Ten years later, there is still no memorial park or commemorative plaque at the place where, in August 2012, 34 Lonmin mine workers were shot dead by police at the infamous Marikana koppie during a violent wage dispute in August 2012.
In total, 44 people were killed during that grim week — including an initial 10, some of them mine workers who opted to go to work as well as two police officers and two security guards — allegedly slain by those on strike in the days leading up to the shooting on 16 August.
Sibanye-Stillwater, the company which took over the mine through its acquisition of Lonmin, says it is still untangling the administrative mess that has delayed the memorial project.
Driving into Nkaneng, the informal settlement which mushroomed near the platinum mine, it is evident that very little has changed over the past decade.
The tarred surface ends less than a kilometre from the mine, and a sand and stone road leads to the koppie. Along the way there, corrugated iron structures line one side of the road. Live wires act as a ceiling between the sky and the metal shacks.
“That’s Nkaneng, where 2-3% of our employees reside,” said Sibanye-Stillwater’s spokesperson James Wellsted, as a bus load of journalists travelled to the koppie, courtesy of the company. Opposite the shacks is dry land, littered with rubbish, goats and chicken. Cattle also graze here.
Questions about the absence of a memorial plaque appeared to make the hosts uncomfortable.
Sibanye-Stillwater acquired Lonmin in 2019 for R4.3-billion, along with 24 000 employees and contractors at the Marikana operation.
“It was a great acquisition,” Wellsted said. But Sibanye also acquired some of Lonmin’s baggage.
A year ago Xolani Nzuza, who still leads the cause of the miners complained bitterly about how nine years since the massacre “the koppie still means nothing”.
“Every year on 16 August we are told the same stories of fixing this mess,” said Nzuza, who was the “second-in-command” of the miners sitting on the koppie that fateful week. He still has a case of murder against him over his alleged role in the deaths that occurred in the days leading to the police shooting.
When Sibanye took over the operations in 2019, no one had asked for permission from the land owners to actually erect a memorial at the koppie, the company’s executive vice-president for stakeholder relations Thabisile Phumo said.
“So, even if we wanted to do it [sooner], it could never have been done,” she said. “We spent the last two years negotiating with the land owners and I’m pleased to say we have (now) received permission to construct a memorial at the koppie.”
The land owners in question are the Bapo ba Mogale, a traditional authority whose seat is on the rich platinum deposits in the North West province.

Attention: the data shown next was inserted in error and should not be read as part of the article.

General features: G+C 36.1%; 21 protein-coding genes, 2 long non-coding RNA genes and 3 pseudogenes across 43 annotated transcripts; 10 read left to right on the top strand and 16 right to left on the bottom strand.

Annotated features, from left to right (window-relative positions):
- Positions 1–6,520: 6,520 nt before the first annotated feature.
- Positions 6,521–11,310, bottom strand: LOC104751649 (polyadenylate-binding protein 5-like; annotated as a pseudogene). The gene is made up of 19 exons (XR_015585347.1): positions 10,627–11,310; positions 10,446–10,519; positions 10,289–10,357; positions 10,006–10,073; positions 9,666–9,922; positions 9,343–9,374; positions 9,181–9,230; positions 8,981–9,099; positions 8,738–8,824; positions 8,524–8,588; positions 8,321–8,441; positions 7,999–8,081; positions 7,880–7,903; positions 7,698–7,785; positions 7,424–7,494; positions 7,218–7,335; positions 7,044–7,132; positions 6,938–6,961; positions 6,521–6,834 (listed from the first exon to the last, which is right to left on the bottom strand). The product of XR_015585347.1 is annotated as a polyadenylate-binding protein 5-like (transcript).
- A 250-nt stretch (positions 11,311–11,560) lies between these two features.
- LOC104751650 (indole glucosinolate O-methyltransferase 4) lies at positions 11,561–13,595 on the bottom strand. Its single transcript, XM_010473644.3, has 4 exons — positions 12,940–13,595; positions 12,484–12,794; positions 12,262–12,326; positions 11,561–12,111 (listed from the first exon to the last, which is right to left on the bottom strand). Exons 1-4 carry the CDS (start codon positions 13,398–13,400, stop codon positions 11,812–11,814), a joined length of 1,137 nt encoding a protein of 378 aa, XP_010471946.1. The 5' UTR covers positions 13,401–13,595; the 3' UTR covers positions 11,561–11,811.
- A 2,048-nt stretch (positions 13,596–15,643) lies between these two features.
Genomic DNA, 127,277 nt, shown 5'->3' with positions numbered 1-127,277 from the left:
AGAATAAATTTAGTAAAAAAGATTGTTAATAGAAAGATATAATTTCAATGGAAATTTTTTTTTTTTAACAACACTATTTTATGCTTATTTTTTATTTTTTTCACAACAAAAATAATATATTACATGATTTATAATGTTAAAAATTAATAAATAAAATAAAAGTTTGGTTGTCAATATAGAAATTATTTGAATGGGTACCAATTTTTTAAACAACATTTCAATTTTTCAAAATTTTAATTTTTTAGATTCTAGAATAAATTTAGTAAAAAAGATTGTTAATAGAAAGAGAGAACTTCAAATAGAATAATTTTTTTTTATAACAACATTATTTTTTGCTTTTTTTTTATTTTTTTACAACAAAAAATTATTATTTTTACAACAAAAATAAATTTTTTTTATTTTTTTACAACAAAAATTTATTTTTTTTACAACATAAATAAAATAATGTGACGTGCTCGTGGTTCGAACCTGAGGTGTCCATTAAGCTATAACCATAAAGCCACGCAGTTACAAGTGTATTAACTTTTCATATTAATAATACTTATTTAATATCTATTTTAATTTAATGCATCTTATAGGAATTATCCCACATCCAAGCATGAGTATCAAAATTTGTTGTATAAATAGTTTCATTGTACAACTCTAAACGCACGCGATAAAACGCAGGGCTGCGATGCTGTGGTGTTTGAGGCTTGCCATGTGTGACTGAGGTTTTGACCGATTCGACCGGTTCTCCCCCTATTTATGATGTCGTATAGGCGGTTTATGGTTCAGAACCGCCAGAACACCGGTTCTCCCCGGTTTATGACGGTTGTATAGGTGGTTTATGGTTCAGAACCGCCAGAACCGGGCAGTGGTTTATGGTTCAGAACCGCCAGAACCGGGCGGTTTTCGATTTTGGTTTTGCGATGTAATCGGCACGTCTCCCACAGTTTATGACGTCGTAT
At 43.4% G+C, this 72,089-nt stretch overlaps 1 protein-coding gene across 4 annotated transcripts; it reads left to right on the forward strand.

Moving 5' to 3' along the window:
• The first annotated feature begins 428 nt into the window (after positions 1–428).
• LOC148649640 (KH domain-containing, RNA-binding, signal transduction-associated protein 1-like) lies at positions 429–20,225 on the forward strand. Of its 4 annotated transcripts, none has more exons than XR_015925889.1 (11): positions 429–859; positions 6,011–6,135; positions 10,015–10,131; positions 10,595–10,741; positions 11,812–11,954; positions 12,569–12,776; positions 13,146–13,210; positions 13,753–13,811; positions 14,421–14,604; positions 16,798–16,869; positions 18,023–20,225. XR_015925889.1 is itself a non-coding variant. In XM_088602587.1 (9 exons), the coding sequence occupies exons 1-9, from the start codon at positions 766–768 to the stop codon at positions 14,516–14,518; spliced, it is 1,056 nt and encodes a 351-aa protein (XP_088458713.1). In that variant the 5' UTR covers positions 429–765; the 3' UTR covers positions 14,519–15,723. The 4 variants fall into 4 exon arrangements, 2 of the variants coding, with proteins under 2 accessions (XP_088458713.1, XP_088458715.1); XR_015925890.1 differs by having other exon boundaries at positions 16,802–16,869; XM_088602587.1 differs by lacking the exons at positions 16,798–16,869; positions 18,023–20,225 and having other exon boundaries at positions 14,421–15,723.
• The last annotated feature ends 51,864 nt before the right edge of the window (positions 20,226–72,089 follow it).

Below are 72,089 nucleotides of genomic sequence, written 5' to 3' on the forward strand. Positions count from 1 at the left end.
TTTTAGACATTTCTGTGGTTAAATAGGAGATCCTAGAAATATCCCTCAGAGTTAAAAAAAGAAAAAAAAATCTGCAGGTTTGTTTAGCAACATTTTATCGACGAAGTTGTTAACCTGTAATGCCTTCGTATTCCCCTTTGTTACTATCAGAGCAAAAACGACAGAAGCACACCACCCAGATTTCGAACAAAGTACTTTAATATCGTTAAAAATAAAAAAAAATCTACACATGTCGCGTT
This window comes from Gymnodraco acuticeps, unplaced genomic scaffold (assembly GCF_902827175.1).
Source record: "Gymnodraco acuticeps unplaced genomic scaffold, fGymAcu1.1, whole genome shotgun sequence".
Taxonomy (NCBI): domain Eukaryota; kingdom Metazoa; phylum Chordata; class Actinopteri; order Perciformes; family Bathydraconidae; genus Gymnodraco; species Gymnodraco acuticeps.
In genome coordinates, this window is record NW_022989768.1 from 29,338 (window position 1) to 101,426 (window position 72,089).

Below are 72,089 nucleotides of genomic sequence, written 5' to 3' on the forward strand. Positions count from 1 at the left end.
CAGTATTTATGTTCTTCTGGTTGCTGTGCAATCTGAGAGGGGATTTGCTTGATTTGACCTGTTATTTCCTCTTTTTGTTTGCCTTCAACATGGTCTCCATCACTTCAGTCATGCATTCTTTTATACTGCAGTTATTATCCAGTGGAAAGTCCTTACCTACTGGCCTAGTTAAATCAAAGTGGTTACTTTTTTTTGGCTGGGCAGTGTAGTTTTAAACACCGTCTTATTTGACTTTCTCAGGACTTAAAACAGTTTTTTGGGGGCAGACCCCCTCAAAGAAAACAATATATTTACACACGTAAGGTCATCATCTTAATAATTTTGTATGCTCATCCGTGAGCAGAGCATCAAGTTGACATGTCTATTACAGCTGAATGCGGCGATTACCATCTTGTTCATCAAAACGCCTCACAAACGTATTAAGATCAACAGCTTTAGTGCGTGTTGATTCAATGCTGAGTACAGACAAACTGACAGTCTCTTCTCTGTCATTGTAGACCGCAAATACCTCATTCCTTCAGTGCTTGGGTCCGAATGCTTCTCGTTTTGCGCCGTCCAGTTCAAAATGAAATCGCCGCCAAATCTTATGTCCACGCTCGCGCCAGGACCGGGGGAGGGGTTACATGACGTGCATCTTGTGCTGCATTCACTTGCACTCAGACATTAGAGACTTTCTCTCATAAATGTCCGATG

The plan to erect the memorial, coined “project green blanket” was launched by Lonmin in 2017. The project name is a reference to mine worker Mgcineni Noki, who featured in several images and videos of marches and meetings during the strike, with a bright green blanket wrapped around his shoulders.
Noki was from Twalikhulu in the Eastern Cape and had worked for Lonmin since 2009. He was among those killed on 16 August 2012 after being shot 14 times by the police.
Having various stakeholders who want their own vision to be realised around the Marikana memorial has complicated the process, Wellsted said.
These include Sibanye-Stillwater, Bapo Ba Mogale, the Association of Mineworkers and Construction Union (Amcu), the local municipality and the widows of those slain.
Phumo added: “In 2019 when we arrived the widows said if Sibanye is determined to take over from Lonmin it needs to ‘own’ the legacy of Lonmin in Marikana and erect a memorial.”
She denied media reports that the company had erected a memorial inside the mine rather than at the koppie, saying this was in fact a wall of remembrance which Sibanye has at all its mines, featuring the names of those killed in work-related accidents.
“The families, including the ones of the people who didn’t pass on the 16th have all agreed to have their 44 names marked at this site. We wanted the families to be heavily involved in the design. So, all things being equal, we should be able to commence the construction this year,” Phumo added.
The delay in constructing the memorial park is also partly due to the Covid-19 pandemic, said Fritz Jooste, Sibanye-Stillwater’s group manager of properties.
“If you look at the Sibanye clock, we’ve only had three years, since 2019 to look into this matter and how to best engage it … but now we want to finalise the design and God-willing there won’t be any pandemics so we can finish it by next year,” he said.
“It will be situated in between the two koppies where the majority of the deaths occurred on 16 August 2012 and it will have an amphitheatre with indigenous plants and trees and walkways and a commemorative monument. We would like for people to visit the area.”
A former Lonmin executive told the Mail & Guardian that during their time at the company, it had designed a memorial to be built at the koppie and committed R10-million to get it done. The plan was given to Amcu for approval, given the union’s close ties with the widows, but nothing came of it.
Efforts by the M&G to get comment from Amcu were to no avail.
Anathi Madubela is an Adamela Trust business reporter at the M&G.